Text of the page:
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Undergrads Are Key Players in Peace Institute


For the second year in a row, college senior James Souder has a summer job that wins him friends from dozens of countries.

They are men and women aged 20 to 90 who do things on behalf of peace and justice like mediate between warring soldiers and live among suffering refugees in camps.

Souder is one of four 1990-born undergraduates at EMU who are “community assistants” in the main dormitory building occupied by participants in EMU’s 2012 Summer Peacebuilding Institute.

Souder’s no slouch – he is a gifted singer and an expert photographer (see the SPI photo galleries!) and is majoring in environmental studies, plus carrying four minors – but he says his accomplishments pale beside those of the people he meets on his SPI job.

Mixing with peacebuilders from around the globe

He points to 74-year-old Lilian Burlando, pictured to the left with her grandson, whom she brought with her to SPI in 2010. Lilian is a clinical psychologist who journeyed to SPI in 2011 and 2012 from the southernmost tip of South America, Tierra del Fuego, Argentina.

Leymah Gbowee and her son Joshua, an EMU undergrad. Leymah received the Nobel Prize in 2011 for her work in organizing a peace movement to end the Second Liberian Civil War. Encouraged by colleagues in West Africa who had been educated at EMU, Leymah first came to campus in 2004 for Summer Peacebuilding Institute and returned for training in Strategies in Trauma Awareness and Resilience (STAR) in 2005. In 2007 she finished her master’s degree in conflict transformation at EMU. Learn more about Leymah’s Nobel Peace Prize.

She also came in 2006, 2008 and 2010.

This year she came alone, but on two occasions she enrolled alongside one of her five children or 19 grandchildren. (One of her daughters, a prosecuting attorney in Argentina, has attended SPI twice, in 2007 and 2011.)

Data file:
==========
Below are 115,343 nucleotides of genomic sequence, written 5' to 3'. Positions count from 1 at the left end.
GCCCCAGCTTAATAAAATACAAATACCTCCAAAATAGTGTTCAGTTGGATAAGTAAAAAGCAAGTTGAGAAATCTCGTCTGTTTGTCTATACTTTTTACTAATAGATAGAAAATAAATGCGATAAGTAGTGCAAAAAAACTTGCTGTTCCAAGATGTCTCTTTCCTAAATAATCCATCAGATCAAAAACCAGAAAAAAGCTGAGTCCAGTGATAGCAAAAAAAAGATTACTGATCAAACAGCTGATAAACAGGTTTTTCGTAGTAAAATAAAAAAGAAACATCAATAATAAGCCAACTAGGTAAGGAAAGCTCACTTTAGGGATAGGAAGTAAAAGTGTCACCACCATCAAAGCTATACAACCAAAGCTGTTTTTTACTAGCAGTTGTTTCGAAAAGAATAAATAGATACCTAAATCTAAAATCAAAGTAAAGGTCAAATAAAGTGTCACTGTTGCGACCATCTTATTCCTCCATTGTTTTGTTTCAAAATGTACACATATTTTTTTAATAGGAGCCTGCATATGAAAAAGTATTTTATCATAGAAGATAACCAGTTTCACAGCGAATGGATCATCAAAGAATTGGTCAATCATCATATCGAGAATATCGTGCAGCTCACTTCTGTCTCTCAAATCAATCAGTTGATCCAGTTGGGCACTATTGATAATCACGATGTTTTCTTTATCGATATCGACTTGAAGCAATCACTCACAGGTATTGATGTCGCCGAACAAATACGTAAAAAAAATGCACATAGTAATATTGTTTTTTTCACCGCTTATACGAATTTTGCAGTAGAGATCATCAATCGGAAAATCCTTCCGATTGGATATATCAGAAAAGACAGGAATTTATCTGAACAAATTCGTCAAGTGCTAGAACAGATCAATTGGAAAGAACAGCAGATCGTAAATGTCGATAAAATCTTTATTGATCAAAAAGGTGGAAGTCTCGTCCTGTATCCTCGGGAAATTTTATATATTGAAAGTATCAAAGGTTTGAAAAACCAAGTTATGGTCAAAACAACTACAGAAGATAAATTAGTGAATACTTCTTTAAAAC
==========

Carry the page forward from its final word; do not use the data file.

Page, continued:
“Lilian is one of the most engaging people you could ever meet,” said Souder, who follows over 60 SPI friends on Facebook.

When Souder learned that Burlando loves choral music, he arranged for her to attend performances of the acclaimed Eastern Mennonite High School touring choir and the Shenandoah Valley Children’s Choir. Burlando squeezed in these activities on top of her usual active participation in all-day classes and in SPI-wide lectures, meals, and international dances. In her home community, Burlando is the founding director of the Centro de Estudio y Meditacion (Center for Study and Meditation).

SPI work strengthens cross-cultural experience

Souder spent his mandatory EMU cross-cultural experience in the Middle East in the spring of 2011, leaving him with a special spot in his heart for SPI participants from that region.

He loved getting to know Nettie Pardue in May 2012, a California woman who leads Outward Bound trips that brings Israelis and Palestinians together for an extended sojourn in wilderness settings. And he worries about the volatile home-country situation of the four Lebanese students he recently met.

“When I returned from the Middle East, I was so grateful for the hospitality that was given to me,” he said. “I try to reciprocate by extending hospitality to people coming here.”

Souder and his fellow community assistants – Alli Eanes, Josh Kanagy, and Jamila Witmer – take shifts being available 24 hours a day by telephone to assist the students at SPI, some of whom are in a foreign setting for the first time in their lives. Common concerns are how to phone home (pre-paid telephone cards are best), where to get familiar foods (some items can be found in local food stores), and how to work the laundry machines in the dormitory (start with having the right change).

Sometimes assigned roommates don’t mesh, and the community assistants provide mediation, working with the SPI housing coordinator – this year it’s 2010 EMU grad Kate Bergey – on a resolution. Souder works at being equally helpful to high officials in foreign governments and in organizations like the United Nations and to grassroots workers who serve the poorest of the poor.

And then there’s his photography. James works with EMU staff photographers to compile photo galleries for the EMU website. He also works with SPI co-director Bill Goldberg on a selection of printed photos each participant is gifted with as a memory of their time at EMU and in SPI classes.

“James does it out of a love of photography and his pictures are proof,” says Goldberg.

Undergrads fill out the ranks of SPI staff

In addition to the four community assistants, two other undergraduates are on the SPI staff – Kiersten Rossetto focuses on transportation to and from airports and other locations, and Louise Babikow is assigned to a residential unit that houses visiting instructors and guest lecturers.

“On the SPI evaluation forms, we get lots of compliments on our student staff,” says SPI co-director Valerie Helbert. “They play key roles in creating the kind of welcoming atmosphere that SPI is renowned for.”

Learn more about peacebuilding at EMU

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